RF: You’ve done releases for bands around the world. Do you feel non-American bands get the same respect as American bands to stateside?
SdB: Respect? They can, yes. Attention, probably not so much, especially if they can’t tour here. Even when they can it’s not terribly often and there are so many bands in the US that by default can be much more present, it’s difficult for international bands to hold the attention of a large amount of the US audience for more than a while. Consider even on a bigger scale Birds in Row - albums released by Deathwish, but from France and can’t come over here terribly often. They’re phenomenal both recorded and live, but because they can’t be relatively active in the US eye they fall out of relevancy and a lot of people have forgotten about them.
RF: Was there any apprehension at all to releasing music for a Middle Eastern band on a label named Girls Cartel Records?
SdB: Nope. Multinational Corporations is a great grindcore band in general and the issues they talk about stem from where they were born and raised just as much as any band in North America or Western Europe. I think I was actually more motivated because of where they are from since that perspective of life in Pakistan is so rarely heard.
RF: Do you have further plans to release any other Middle Eastern bands?
SdB: Right now I don’t have any other releases planned but I’m absolutely not against it. I want to work with bands from all over the world. Just because we live in different countries doesn’t mean we don’t have anything in common. Watching videos from underground shows in South Asia has made me realise that this thing we’re all involved in is something that’s done all over the world. Whether we’re in the US, Pakistan, Singapore, Israel, Brazil, England, or where the f*ck ever.. it’s a common passion that unites us and breaks down barriers and preconceptions about other places. Contrary to what mass media, politicians, and other fear mongers would like us to believe, most people in Pakistan are regular people trying to live their lives. Watch any of the videos of Multinational Corporations or Osoluna playing and honestly it’s not much different from VFW hall or basement shows in the states. The biggest difference I’ve seen is that some of the videos are from places where people travel across the country to see some local bands play because it’s so much harder to organise shows in places where it’s possible to get arrested just for being there let alone playing the music. I think it’s important to support those bands and scenes even if it’s just in recognition that they exist and respect for what they do to be able to continue something that frankly a lot of us stateside can take for granted.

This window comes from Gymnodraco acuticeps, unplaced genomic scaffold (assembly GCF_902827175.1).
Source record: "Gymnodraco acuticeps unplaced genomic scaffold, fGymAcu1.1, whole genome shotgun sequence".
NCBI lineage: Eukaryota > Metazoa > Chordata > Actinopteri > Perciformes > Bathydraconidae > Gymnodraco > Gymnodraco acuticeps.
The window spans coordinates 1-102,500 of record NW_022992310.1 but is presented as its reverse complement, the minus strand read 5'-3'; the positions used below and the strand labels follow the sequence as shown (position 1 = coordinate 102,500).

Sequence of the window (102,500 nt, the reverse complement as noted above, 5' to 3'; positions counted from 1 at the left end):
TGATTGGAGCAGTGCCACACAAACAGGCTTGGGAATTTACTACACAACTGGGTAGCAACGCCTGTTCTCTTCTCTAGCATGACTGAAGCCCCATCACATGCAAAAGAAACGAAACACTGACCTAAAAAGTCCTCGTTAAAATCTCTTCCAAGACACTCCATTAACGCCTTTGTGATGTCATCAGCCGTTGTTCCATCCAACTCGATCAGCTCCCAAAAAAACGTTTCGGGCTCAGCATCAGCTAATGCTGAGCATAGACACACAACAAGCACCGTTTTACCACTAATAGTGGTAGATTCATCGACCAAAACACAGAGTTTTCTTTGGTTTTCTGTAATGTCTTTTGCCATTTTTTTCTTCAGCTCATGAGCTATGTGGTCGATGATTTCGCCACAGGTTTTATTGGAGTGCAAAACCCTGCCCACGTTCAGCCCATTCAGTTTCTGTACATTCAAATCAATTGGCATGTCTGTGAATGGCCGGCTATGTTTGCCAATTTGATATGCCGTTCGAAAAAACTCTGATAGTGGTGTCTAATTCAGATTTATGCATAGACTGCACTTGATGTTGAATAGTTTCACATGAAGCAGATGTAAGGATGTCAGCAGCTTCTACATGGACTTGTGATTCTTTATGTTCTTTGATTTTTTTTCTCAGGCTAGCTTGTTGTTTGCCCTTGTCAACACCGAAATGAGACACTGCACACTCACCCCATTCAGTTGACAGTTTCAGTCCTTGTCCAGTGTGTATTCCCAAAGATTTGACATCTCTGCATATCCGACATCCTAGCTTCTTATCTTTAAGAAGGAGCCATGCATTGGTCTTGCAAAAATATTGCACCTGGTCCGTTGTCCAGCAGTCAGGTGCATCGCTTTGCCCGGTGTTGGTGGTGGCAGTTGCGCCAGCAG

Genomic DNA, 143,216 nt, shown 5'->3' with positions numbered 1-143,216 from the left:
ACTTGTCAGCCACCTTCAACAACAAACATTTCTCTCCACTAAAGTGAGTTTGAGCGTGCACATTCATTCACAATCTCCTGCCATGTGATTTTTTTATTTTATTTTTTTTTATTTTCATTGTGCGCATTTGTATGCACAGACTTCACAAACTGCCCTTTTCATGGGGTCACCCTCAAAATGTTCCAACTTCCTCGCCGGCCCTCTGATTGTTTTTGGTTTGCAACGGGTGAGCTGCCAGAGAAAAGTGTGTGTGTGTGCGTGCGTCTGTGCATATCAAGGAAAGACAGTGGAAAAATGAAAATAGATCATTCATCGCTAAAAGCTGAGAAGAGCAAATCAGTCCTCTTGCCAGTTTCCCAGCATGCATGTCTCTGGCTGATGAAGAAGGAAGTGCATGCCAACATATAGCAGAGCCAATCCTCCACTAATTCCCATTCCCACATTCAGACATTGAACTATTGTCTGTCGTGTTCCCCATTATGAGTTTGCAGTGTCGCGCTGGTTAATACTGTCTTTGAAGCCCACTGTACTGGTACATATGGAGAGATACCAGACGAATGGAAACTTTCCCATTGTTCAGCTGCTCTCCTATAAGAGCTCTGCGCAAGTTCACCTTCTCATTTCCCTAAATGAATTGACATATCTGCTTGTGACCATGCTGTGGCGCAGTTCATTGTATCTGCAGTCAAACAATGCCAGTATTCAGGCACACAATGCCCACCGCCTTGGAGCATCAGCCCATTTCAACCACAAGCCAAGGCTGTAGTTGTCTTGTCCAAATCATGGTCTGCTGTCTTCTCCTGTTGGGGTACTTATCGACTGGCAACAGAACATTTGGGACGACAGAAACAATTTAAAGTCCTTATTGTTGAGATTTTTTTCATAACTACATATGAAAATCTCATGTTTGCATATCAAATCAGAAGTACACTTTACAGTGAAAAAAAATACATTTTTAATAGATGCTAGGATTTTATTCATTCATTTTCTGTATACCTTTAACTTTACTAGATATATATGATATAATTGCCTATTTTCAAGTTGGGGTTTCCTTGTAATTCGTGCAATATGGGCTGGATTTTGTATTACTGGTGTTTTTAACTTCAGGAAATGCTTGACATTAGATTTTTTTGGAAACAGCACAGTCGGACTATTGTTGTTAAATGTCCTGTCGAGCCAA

RF: Continuing on that point, do you feel any ethical responsibility to do releases like Girls to the Stage?
SdB: When it comes to benefit releases and fundraisers, I support the things I believe in. Girls Rock Philly is a great organisation and should have more attention and support for the positive change they’re trying to make. The same thought went into shirts I made in conjunction with Kat Kat Records to benefit the Ferguson Public Library, as well as the shirts I made to benefit RAINN. It may not be much, but I will stand for what I believe in and do what I can to support the causes and organisations I care about.
RF: Do you feel that there is any trace of misogyny in the scene today?
SdB: It’s not about what I feel, it’s about what actually exists, within the scene and outside of it. There are inequality issues of all sorts, just as there are in the rest of society. Although smaller communities within the DIY scene can be havens where people treat each other with respect, these issues exist everywhere and to ignore them or downplay them is at the least ignorant and at the worst incredibly damaging. I strongly encourage people to listen to each other and consider the experiences of others even if it doesn’t mesh with what you may have experienced first hand. To me, that’s the first step in making a change for the better.